*This post is in support of the Mass Farmer’s Market Blogathon, sponsored by In Our Grandmothers’ Kitchens. In support of the local food we love, please consider donating to Mass Farmers Markets.
This has been the summer of the tomato. Ripened early because of the weather, we have been enjoying caprese (my favorite summer meal – or perhaps favorite meal of all time) often, and this year it was often served with my homemade mozz. The beautiful red and yellow tomatoes I bought at last week’s market made for some gorgeous jars of preserves that will be certain to cheer me up come January. But what else to do with the tomatoes? Especially now the cooler weather has made firing up the oven a bit less of a chore?
Last Saturday’s haul from the Union Square Farmer’s Market was an inadvertent inspiration. I had bought a bunch of eggplant and zucchini (in addition to the tomatoes) to grill for what was going to be a fabulous BBQ blow-out on Sunday afternoon when the weather intervened. Thus to use up an even larger-than-usual store of produce I decided to concoct a pasta-less lasagna.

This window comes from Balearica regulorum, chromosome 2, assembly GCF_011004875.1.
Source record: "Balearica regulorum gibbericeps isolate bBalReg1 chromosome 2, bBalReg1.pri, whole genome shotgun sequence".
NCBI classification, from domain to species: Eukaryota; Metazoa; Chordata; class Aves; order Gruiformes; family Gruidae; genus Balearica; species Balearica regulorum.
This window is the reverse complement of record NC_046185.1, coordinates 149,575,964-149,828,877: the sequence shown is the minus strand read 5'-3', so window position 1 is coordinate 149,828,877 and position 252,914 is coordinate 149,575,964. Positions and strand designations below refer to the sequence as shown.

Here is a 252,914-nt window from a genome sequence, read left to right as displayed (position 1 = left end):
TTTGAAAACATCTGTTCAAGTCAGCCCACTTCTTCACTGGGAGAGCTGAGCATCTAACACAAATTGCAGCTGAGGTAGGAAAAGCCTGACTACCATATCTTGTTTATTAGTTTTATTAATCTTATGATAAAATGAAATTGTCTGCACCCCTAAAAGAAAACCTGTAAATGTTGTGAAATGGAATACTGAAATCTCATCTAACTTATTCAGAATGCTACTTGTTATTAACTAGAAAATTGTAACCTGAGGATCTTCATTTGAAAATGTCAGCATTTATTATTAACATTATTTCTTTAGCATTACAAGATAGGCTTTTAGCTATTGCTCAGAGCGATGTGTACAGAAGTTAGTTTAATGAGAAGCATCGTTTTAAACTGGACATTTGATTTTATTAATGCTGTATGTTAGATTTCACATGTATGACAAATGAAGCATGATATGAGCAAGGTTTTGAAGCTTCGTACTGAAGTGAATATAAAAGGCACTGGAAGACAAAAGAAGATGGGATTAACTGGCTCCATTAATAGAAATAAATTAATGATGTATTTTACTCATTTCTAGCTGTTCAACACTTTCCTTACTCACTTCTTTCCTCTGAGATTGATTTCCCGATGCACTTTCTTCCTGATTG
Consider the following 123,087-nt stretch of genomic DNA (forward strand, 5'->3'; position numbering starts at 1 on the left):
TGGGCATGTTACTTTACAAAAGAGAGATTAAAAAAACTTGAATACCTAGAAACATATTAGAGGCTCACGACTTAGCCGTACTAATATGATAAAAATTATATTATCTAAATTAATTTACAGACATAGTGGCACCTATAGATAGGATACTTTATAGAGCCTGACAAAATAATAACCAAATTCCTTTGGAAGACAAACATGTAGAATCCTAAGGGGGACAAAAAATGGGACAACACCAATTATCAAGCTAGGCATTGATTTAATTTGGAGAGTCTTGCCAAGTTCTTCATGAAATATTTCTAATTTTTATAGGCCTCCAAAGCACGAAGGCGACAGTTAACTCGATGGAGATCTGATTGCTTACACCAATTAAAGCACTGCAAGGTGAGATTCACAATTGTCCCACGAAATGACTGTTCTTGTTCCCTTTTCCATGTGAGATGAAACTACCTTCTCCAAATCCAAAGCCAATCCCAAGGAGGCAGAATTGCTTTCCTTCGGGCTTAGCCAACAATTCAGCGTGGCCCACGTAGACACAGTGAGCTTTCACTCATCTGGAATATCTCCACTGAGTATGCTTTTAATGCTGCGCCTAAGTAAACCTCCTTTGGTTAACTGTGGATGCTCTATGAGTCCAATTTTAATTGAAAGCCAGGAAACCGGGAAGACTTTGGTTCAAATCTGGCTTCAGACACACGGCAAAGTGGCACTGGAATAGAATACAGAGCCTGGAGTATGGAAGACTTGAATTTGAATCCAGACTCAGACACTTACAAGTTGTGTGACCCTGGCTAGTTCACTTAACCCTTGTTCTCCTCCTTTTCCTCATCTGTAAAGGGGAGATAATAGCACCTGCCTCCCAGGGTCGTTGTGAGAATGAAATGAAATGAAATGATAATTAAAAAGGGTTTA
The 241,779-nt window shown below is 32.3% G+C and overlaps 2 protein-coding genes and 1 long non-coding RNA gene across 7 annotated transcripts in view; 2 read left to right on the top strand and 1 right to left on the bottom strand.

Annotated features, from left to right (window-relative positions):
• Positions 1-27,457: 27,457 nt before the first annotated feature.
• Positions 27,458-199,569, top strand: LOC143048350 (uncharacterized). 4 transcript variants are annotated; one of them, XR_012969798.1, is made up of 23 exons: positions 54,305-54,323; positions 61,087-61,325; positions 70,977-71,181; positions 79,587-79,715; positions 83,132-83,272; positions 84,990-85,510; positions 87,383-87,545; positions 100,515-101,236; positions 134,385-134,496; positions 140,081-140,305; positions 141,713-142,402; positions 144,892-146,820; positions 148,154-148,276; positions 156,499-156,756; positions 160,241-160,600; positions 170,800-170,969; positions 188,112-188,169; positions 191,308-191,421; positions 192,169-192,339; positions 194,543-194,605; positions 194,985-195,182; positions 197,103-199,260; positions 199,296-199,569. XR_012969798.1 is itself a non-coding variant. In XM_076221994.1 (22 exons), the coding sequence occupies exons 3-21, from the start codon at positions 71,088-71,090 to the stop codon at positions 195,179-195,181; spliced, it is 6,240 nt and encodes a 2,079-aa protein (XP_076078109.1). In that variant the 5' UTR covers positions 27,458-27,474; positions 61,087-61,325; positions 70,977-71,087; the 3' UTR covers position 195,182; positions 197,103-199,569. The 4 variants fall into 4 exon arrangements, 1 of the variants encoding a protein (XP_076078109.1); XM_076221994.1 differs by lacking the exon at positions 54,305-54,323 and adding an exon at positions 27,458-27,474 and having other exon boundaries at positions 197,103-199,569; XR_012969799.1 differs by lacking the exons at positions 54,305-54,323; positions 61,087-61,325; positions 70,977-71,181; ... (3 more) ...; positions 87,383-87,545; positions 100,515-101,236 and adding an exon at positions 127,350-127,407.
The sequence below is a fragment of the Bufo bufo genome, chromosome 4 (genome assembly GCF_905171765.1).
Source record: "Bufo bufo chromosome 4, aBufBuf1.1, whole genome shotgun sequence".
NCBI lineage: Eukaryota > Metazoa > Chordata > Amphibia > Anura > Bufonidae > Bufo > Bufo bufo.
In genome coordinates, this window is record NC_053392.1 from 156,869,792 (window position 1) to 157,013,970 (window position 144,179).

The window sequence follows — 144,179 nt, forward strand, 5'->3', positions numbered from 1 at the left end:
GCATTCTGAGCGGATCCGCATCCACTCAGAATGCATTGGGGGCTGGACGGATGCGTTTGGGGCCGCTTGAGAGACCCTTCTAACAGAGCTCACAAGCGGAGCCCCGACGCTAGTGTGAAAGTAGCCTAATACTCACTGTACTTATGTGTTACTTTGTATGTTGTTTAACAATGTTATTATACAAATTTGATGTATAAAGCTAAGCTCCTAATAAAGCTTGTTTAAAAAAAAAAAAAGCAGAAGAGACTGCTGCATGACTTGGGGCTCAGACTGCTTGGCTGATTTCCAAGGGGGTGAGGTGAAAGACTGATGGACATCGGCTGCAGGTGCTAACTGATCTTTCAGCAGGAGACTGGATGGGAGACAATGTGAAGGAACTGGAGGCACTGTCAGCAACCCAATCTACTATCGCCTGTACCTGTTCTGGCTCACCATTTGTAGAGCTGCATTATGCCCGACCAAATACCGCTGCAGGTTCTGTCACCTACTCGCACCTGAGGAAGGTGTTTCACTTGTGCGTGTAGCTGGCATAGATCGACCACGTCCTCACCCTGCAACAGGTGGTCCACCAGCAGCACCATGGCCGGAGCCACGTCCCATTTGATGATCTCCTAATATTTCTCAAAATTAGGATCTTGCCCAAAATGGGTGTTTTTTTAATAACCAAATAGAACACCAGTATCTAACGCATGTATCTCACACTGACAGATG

First I needed to make the sauce, and using up the tomatoes that were too bruised to can (and were starting to attract fruit flies) was an easy decision. I simply saute-ed some chopped garlic in olive oil, added chopped tomatoes a few minutes later and then let it simmer to thicken up, eventually adding chopped fresh basil, salt, pepper and a dash of balsamic.
In the mean time I sliced my eggplant, zucchini, beets (which I parboiled) and tomato very thin (1/2 inch or so), aiming for long pieces, rather than rounds, when possible.
Next I assembled like a lasagna: a splash of sauce on the bottom of a square baking dish, layers of veg, then fresh mozz, then ricotta or marscapone, browned ground sausage (if you’d like – I did), more sauce, then repeat. I ended my dish with a final layer of mozzarella and then cooked in it a 350 degree oven for about 40 minutes, or until the harder veggies were cooked through.
Served with a glass of wine and some crusty bread to soak up the liquid (and because the tomatoes are fresh off the vine, they produce a thinner and juicier sauce than one you’d get from an industrial can or jar) I didn’t even miss the pasta.
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